Dr Monique Ryan values her engagement with the Kooyong community.

Please scroll down for answers to the questions that Monique has been most frequently asked by the people of Kooyong.

I loved my work as a doctor, caring for children with serious neurological diseases and running a large department in the children’s hospital. Health is the largest sector in our economy. Public hospitals are busy, challenging places to work, and it was a privilege to have a senior role in the best children’s hospital in the southern hemisphere.

But as a doctor and as a mother, I can no longer ignore the Morrison government’s failure to take urgent action on climate change; its lack of commitment to creation of a strong, diversified and clean economy; its lack of integrity, transparency and accountability, and its lack of leadership in the promotion of equality and respect for women.

Our current MP votes the same way as Barnaby Joyce on every important matter: climate change, a strong future-focused economy based on renewable energy, a federal ICAC, workplace protections for women, treatment of asylum seekers and protection of vulnerable minorities. His actions no longer reflect the values of Kooyong.

I’m running as the community Independent for Kooyong because it’s time to take a stand on the issues that Kooyong cares about.

I am asking my supporters to Vote 1 Monique Ryan at the federal election, and then number the rest of their ballot boxes according to their own values.

I believe the voters of Kooyong are smart enough to choose their own preferences. I will not be doing preference deals with any parties. I am a true Independent.

In the event of a hung parliament, I will work with all parties to secure an outcome that aligns with the values of the Kooyong community on which I was elected.

My vote will always be independent, informed by expert evidence and the views and values of my Kooyong community. My commitment is to the people of Kooyong, not any party, donor or lobbyist.

An Independent is a representative of the community completely unaligned to any political party.

An Independent listens to the needs and values of her community and puts them first.

An independent makes up their mind on every vote in Parliament, rather than following the directions determined by backroom deals.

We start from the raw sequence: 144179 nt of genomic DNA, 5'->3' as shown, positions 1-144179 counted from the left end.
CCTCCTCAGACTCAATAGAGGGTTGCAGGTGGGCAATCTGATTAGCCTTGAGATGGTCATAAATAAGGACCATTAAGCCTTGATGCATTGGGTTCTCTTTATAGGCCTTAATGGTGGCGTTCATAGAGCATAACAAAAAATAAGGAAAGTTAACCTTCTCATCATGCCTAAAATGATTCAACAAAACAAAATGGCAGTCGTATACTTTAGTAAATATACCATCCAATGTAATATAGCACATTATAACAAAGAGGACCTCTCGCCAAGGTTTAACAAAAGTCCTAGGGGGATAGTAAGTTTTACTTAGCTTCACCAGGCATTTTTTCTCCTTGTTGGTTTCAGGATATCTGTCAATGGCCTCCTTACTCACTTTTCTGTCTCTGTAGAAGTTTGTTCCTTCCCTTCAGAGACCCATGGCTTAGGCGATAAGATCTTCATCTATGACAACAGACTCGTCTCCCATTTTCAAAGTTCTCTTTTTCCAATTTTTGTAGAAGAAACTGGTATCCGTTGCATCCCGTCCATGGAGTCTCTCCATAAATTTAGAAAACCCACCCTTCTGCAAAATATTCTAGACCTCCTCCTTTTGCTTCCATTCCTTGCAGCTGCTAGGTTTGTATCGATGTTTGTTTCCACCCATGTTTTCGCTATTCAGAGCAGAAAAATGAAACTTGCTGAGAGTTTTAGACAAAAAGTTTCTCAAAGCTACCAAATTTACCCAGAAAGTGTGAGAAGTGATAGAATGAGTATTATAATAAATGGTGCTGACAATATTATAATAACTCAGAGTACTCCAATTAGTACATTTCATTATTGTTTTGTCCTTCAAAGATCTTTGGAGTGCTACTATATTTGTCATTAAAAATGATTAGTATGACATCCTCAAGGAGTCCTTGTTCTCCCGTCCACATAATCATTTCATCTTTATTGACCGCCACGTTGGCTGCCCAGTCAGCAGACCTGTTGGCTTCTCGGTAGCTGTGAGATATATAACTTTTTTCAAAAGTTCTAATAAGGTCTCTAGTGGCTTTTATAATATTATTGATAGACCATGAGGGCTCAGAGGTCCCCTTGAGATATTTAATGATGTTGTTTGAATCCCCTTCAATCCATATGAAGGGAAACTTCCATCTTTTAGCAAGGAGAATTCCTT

Having Independents in parliament helps to shape the agenda and forces the major parties to debate issues that they would often prefer to avoid.

Recent examples of the Independents shaping the parliamentary agenda include Helen Haines’ bill for an Australian Federal Integrity Commission, Kerryn Phelps’ bill to assist refugees needing emergency medical care, Zali Steggall’s Climate Act bills, and Andrew Wilkie’s bill to end the indefinite and arbitrary detention of refugees. Most recently Rebekah Sharkie led the opposition that stopped the Religious Discrimination Bill from passing in the House of Representatives.

My campaign has been funded by more than 1700 individual donations from the community.

Every donation goes to the cost of running the campaign, including advertising, office space, administration support, software, and legal and accountancy services.

I also have received a donation from Climate 200, a group of more than 9000 donors supporting political candidates who are committed to a science-based approach to climate change, restoring integrity and accountability in federal politics, and improving gender equity across Australian society. This donation helps level the playing field between our campaign and the major parties, which together spent more than $400 million on advertising in the last election and receive many benefits related to incumbency and their party status

I am a strong advocate for campaign finance reform. This would include caps on political donations and election spending, increased transparency for donations, and tighter controls on government advertising.

All donations to my campaign comply with the Australian Electoral Commission rules for political donations.

I support the introduction and passage of the Australian Federal Integrity Commission bill, sponsored by Independent MP Dr Helen Haines.